How up-to-date is this review?
We reviewed studies published up to 28 June 2018.
We found no evidence of an effect on visual acuity by any of the interventions evaluated in this review. Although evidence was limited, it appears that people with traumatic hyphema who receive aminocaproic acid or tranexamic acid are less likely to experience secondary hemorrhaging. However, hyphema took longer clear in people treated with systemic aminocaproic acid.
There is no good evidence to support the use of antifibrinolytic agents in the management of traumatic hyphema other than possibly to reduce the rate of secondary hemorrhage. Similarly, there is no evidence to support the use of corticosteroids, cycloplegics, or non-drug interventions (such as binocular patching, bed rest, or head elevation) in the management of traumatic hyphema. As these multiple interventions are rarely used in isolation, further research to assess the additive effect of these interventions might be of value.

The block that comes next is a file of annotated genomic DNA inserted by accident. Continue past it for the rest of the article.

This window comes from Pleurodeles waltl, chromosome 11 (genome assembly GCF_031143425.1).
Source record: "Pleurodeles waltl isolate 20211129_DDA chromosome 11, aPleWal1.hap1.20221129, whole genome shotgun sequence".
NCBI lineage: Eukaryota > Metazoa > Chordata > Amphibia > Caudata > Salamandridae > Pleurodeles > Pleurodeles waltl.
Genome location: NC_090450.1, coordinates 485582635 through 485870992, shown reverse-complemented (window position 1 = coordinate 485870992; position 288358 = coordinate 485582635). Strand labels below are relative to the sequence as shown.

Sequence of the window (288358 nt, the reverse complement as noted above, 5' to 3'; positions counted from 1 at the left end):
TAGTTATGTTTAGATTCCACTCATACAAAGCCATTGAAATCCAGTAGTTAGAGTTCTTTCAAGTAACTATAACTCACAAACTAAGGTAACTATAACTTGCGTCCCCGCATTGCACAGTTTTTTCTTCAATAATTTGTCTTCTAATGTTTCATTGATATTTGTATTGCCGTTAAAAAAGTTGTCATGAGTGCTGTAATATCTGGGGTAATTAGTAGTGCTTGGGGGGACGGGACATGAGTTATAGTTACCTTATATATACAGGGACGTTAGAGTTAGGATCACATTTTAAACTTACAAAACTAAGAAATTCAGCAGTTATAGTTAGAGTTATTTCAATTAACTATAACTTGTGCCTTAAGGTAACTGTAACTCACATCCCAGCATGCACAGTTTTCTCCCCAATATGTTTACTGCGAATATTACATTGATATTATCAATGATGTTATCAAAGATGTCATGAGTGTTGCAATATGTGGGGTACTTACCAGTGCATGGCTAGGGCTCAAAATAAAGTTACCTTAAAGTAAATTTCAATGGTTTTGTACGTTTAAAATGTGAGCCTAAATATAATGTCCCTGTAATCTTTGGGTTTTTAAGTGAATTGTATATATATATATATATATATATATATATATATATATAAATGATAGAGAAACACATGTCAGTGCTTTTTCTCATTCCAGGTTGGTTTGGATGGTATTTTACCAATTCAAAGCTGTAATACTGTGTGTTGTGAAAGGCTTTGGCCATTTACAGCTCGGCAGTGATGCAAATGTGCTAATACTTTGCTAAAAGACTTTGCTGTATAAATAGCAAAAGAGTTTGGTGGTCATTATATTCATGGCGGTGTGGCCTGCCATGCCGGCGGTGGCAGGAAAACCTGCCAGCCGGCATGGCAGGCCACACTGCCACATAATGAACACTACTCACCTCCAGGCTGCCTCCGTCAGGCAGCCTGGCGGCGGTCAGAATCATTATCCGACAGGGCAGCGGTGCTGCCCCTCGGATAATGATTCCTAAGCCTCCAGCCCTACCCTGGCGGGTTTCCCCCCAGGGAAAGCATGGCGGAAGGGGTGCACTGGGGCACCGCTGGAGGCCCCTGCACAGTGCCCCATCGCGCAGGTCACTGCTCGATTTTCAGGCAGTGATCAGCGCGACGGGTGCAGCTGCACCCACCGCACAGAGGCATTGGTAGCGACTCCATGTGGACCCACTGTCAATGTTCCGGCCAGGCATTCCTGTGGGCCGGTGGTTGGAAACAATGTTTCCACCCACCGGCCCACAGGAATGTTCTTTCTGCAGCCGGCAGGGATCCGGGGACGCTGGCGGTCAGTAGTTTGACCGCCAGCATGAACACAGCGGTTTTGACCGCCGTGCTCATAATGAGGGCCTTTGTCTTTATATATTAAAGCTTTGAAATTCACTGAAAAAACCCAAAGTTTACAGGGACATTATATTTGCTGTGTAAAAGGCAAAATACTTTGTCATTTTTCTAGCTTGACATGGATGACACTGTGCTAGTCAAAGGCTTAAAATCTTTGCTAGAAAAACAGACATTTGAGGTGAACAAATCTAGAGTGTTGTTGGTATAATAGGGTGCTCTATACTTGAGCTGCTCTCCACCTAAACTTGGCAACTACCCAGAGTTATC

Traumatic hyphema is the entry of blood into the anterior chamber (the space between the cornea and iris) subsequent to a blow or a projectile striking the eye. Hyphema uncommonly causes permanent loss of vision. Associated trauma (e.g. corneal staining, traumatic cataract, angle recession glaucoma, optic atrophy, etc.) may seriously affect vision. Such complications can lead to permanent impairment of vision. People with sickle cell trait/disease may be particularly susceptible to increases of elevated intraocular pressure. If rebleeding occurs, the rates and severity of complications increase.
To assess the effectiveness of various medical interventions in the management of traumatic hyphema.
We searched the Cochrane Central Register of Controlled Trials (CENTRAL) (which contains the Cochrane Eyes and Vision Trials Register) (2018, Issue 6); MEDLINE Ovid; Embase.com; PubMed (1948 to June 2018); the ISRCTN registry; ClinicalTrials.gov and the World Health Organization (WHO) International Clinical Trials Registry Platform (ICTRP). The date of the search was 28 June 2018.